Gusii - Arts and Crafts


In this page:
Introduction
Soapstone carving


Introduction

The Gusii were very good ironworkers. Their blacksmiths (abatuli) made very fine hoes, axes, needles, spears, razors, arrowheads and knives. They were also known for their ornamental ironwork, such as leg-rings, arm-rings and earrings.

The Gusii were also great weavers of baskets and of granaries. The baskets ranged in size from small ones which were used as dishes for potatoes, ugali (maize meal) and green cooked maize, to large ones used for harvesting or storage. They jokingly refer to their granaries as huge baskets with roofs. Both granaries and baskets were woven from pliable thongs cut from a tree known as ekerundu. All granaries had thatched roofs to keep rain off the grain.

But the Gusii are most famous for their soapstone carving, which has become one of the stock-in-trades of the tourist curio shops scattered throughout Kenya.


Soapstone carving

Kenyan soapstone or "kisii" is found only in the Tabaka Hills of Western Kenya, a few kilometres southwest of Kisii town. A soft and easily worked stone, it comes in a variety of colors ranging from cream and lavender to black. The odd thing, though, is that the Gusii seem not to have acquired their tradition of stone carving until the twentieth century - the only references I've come across to working stone before then was in the form of large and presumably undecorated blocks used to fortify villages and cattle bomas.

Regardless of the lack of old tradition in the art, the artistic products of the stone carvers have become one of the stock-in-trades of Kenya's tourist-inclined curio market, which throws up anything from miniature pink and blue elephants and gaudy egg-shaped globes to bowls and vases painted with abstract one-off motifs - real and beautiful works of art.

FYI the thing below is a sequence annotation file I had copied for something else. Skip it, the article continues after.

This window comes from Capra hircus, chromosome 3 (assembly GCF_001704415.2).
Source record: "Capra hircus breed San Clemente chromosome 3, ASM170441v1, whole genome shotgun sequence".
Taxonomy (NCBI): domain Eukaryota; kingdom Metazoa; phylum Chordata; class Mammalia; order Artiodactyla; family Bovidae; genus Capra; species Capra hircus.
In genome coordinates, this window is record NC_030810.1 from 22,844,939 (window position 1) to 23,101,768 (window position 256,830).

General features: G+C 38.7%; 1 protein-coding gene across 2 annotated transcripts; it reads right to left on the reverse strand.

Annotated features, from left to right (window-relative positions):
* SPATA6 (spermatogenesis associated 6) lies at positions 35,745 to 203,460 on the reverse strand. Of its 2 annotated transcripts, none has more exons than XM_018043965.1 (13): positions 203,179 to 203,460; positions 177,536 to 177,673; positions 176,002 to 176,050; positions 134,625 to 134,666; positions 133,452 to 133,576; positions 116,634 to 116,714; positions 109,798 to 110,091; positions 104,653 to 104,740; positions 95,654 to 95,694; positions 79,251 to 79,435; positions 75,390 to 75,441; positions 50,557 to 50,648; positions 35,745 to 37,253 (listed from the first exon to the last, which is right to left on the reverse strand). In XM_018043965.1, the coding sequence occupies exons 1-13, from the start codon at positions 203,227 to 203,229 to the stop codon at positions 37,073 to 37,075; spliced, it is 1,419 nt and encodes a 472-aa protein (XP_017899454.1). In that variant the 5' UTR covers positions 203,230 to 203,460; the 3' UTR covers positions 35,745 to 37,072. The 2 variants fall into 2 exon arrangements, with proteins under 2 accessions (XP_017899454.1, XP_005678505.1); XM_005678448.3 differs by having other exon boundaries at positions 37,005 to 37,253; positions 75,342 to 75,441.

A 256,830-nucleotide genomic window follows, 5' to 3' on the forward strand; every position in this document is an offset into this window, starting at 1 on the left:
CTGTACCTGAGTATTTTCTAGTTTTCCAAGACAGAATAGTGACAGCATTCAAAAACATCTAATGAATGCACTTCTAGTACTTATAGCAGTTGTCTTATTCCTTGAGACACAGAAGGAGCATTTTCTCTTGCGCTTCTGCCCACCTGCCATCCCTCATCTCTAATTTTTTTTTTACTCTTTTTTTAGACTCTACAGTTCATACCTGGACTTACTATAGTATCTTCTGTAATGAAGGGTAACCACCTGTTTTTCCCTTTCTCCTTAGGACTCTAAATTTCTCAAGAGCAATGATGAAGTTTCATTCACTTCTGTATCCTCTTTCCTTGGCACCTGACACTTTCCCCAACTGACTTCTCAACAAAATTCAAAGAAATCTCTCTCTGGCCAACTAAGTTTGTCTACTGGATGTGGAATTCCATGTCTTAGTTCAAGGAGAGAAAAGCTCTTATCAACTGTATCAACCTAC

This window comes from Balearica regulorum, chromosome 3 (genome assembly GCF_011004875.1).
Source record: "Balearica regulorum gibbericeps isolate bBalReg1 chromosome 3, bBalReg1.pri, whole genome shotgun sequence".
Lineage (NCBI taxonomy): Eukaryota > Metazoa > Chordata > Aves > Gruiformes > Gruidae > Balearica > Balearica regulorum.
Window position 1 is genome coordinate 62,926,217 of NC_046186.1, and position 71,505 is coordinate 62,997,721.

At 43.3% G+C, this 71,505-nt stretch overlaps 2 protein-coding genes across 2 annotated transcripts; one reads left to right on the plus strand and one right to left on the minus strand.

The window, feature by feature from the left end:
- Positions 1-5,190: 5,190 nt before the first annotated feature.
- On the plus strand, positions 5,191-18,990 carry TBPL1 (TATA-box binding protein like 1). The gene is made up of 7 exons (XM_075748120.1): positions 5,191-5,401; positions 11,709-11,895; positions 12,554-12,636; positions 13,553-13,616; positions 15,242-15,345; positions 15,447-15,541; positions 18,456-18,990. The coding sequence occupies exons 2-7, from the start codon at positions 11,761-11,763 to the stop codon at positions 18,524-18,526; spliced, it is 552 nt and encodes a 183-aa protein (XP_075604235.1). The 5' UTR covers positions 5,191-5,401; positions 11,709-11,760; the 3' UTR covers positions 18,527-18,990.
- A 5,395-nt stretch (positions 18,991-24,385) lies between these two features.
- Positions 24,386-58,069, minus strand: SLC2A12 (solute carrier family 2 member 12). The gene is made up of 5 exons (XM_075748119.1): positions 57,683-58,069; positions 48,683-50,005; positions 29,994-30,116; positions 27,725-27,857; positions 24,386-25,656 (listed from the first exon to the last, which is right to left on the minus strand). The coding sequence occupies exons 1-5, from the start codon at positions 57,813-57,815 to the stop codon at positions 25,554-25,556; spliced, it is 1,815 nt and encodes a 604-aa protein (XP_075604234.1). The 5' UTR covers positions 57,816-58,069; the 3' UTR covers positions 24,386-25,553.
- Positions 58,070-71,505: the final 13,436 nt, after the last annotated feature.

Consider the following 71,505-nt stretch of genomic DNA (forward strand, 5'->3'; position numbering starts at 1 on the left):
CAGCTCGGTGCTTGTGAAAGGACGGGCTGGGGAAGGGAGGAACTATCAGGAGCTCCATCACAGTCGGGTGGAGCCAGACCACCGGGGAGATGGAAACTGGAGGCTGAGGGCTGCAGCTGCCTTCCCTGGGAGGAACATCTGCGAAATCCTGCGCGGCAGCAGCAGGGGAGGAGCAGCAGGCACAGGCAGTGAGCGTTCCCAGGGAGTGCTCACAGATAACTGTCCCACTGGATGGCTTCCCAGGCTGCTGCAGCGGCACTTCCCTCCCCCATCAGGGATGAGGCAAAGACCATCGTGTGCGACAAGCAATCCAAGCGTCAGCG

For an intriguing comparison of Gusii and Makonde sculptures, see the page about figurative Makonde wood carvings.

From the quarries in Tabaka, the large blocks of stone are broken into smaller pieces using large knives (pangas), before being carried off to the workshops, which can be several kilometres away. Craftsmen then cut out the rough shape of the carving with a knife, before carving out the detail using a small knife called kisu. Following this, the carvings are polished with wet sand and cleaned with a small brush.

You can buy items from the various websites mentioned alongside the full version of the photos, as well as from Oxfam's Fair Trade program. Their Tabaka Mother and Child Self-Help Group is helping single mother and mothers who have suffered domestic violence to earn an income through the sale of soapstone carvings. The group has a small savings and loan scheme to help with school fees, buying livestock, putting up fences and planting grass-seed.


 
 
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